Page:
A Girl of the Limberlost

Thursday, March 12, 2015

A Girl of the Limberlost 
by Gene Stratton-Porter

How did I miss this book when I was younger? It’s like a slighter darker version of Anne of Green Gables, and I loved every second of it.

Published in 1909, the story is about a young girl named Elnora who lives in the country. She is going to high school for the first time, but her lack of social skills and money makes the way difficult. Her whole life has been spent on her farm with her cold, unloving mother. Her father died in the Limberlost swamp the day she was born and her mother has resented her ever since.

Elnora is such a unique character. She is stubborn and driven to succeed. She's fiercely intelligent but incredibly compassionate. She is patient, giving her mother the benefit of the doubt for years. She's a hard worker, willing to make money to achieve her dreams. She has self-respect and is willing to sacrifice in order to find true happiness. She reminded me a little bit of Jane Austen’s Lizzy Bennet, particularly in a scene where one woman comes to talk to her about her possible engagement.

There is so much I loved about this book. There's a fantastic female lead who isn't just trying to win a man. The plot focuses on relationships with her family and friends and pursuing her dreams. She stands up for herself even when she doesn't fit in. She's a problem solver and isn't overwhelmed when a slight obstacle gets in her path.

Kate Comstock, Elnora's mother, is a fascinating character. She’s so oblivious to the pain she causes her daughter because she’s trapped in a prison of grief. She has one of the most drastic changes in attitude and overall character development that I've ever read. The way it's done it's completely believable, but it's still a 180 and it was so satisfying to see her relationship with Elnora change throughout the book.

I love how the romantic aspect of the story played out too. Elnora protects her own feelings and isn’t swayed the moment Philip gave her a second glance. She waited until she was sure he didn't want anyone else and she was not just a consolation prize. That’s so unusual to find in a novel, especially one written more than 100 years ago. She wanted someone who loved her deeply, not someone who settled for her in a moment of passion.

BOTTOM LINE: I fell hard for this novel. Elnora is so determined and intelligent, she’s definitely become one of my new favorites. The book is chocked full of wonderful characters, including her Uncle Wesley, the young ruffian Billy and even her selfish, detached mother becomes a character you care about.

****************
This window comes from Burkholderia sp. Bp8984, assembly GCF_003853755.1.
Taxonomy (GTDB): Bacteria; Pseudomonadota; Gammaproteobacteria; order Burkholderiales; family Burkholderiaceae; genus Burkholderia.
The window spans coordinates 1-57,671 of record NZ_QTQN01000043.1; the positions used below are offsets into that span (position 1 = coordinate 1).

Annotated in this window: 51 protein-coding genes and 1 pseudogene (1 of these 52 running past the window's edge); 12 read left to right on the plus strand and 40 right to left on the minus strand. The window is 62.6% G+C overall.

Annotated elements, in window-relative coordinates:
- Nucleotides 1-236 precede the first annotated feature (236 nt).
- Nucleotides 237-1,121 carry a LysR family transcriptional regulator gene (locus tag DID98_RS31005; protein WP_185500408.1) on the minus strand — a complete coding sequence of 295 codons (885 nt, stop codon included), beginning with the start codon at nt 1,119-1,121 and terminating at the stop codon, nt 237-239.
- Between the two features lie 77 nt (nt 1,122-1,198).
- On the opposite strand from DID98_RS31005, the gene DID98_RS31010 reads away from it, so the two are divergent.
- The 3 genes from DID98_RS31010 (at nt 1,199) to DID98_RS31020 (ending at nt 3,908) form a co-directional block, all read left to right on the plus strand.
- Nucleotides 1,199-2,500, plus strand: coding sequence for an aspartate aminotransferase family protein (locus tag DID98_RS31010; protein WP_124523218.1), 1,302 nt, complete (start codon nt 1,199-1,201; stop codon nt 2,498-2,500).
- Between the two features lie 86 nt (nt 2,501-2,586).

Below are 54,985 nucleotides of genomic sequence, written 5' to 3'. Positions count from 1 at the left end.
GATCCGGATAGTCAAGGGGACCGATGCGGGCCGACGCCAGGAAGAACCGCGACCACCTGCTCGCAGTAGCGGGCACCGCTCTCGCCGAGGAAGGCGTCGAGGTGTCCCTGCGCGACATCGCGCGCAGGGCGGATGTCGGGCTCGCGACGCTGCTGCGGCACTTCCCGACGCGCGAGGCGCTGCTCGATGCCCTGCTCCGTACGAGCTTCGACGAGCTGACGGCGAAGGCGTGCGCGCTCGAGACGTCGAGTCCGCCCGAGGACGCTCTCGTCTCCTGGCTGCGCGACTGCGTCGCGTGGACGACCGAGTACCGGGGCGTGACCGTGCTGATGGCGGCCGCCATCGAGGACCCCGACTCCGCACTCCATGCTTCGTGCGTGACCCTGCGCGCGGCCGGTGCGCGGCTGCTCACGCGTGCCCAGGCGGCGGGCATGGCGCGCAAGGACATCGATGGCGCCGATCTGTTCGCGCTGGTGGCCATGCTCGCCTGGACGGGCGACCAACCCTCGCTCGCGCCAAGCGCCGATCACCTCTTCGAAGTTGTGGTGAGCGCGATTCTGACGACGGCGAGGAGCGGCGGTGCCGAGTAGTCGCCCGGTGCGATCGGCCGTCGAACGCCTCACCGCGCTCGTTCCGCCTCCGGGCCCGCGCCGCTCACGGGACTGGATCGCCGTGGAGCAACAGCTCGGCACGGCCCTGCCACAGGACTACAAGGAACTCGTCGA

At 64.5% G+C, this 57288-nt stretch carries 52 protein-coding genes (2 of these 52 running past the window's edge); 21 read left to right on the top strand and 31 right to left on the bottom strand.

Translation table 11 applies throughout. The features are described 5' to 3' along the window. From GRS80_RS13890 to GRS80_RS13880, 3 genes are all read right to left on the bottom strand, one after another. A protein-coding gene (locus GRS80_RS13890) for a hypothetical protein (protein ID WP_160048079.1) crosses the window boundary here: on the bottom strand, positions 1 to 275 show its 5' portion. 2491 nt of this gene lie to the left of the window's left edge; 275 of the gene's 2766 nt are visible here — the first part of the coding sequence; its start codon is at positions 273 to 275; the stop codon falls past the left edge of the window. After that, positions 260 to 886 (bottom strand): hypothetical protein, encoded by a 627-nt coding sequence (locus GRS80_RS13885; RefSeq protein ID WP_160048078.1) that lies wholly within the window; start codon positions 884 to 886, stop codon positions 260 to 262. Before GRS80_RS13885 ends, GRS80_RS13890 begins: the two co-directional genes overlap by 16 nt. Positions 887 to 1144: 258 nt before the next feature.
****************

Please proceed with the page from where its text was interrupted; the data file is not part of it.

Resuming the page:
BONUS: This is a Hoosier classic set in the Limberlost swamp that is in northern Indiana. I visited the author’s home after finishing the book and will post on my trip!


(Diane) Bibliophile By the Sea said...

I've never read this but for some reason have read something about it recently elsewhere. It definitely sounds like something I would like as well.

Lisa said...

My grandmother, who hardly ever talked about books, told me that this was one of her favorites when she was a girl, and that made me want to read it. She also gave me the first two Anne of Green Gables books. I love this one as well, & I still have a copy of it. Her mother is so awful through the first half, and her transformation is a delight. I haven't enjoyed the other books of Gene Stratton Porter's that I have tried though.

Bybee said...

This is the book Lila Ames fell hard for in Gilead. Her husband brought it home to her and she just sank into it. Ever since then, I've wanted to read it. It's TBR'd on my Kindle.

Belle Wong said...

A slightly darker version of Anne of Green Gables - that definitely got my attention! I'll have to check this one out.

Elisabeth said...

This is one of my favorite novels ever; it's difficult not to fall in love with it. I actually scored a first edition of it for only $4 at a little bookstore that somehow overlooked it!

Melissa (Avid Reader) said...

Diane - I always think that if I see something about a book more than once in a short time period, then I obviously need to check it out :)

Lisa - That's good to know about Porter's other books. I was wondering if I should try some of them.

Susan - You're right, I can't believe I didn't make that connection. I just read Gilead last year.

Belle - I hope you love it!

Elisabeth - That's awesome! I bought a 1916 edition for $6 at a used bookstore and it's just gorgeous.

Literate Housewife said...

Thanks for reminding me of a book I loved a long time ago. :)

Melissa (Avid Reader) said...

Literate Housewife - It's so much fun to return to old favorites!

Elena Wiggins said...

Great review!! I love both of your points in the spoiler section. At first, I felt Elnora’s mom’s transformation was not believable since it was so drastic, but you had a great point about her grief clouding her judgement of how much she was neglecting her daughter. And I loved the love story too! You’re right, it’s unusual that Elnora chose to wait and not be Phillip’s sloppy seconds. That brought a lot of romance to it and gave Edith a chance to be redeemed in the process, which I liked.

Here’s my review of the book, if interested: https://elle-alice.blogspot.com/2020/08/the-classics-club-girl-of-limberlost.html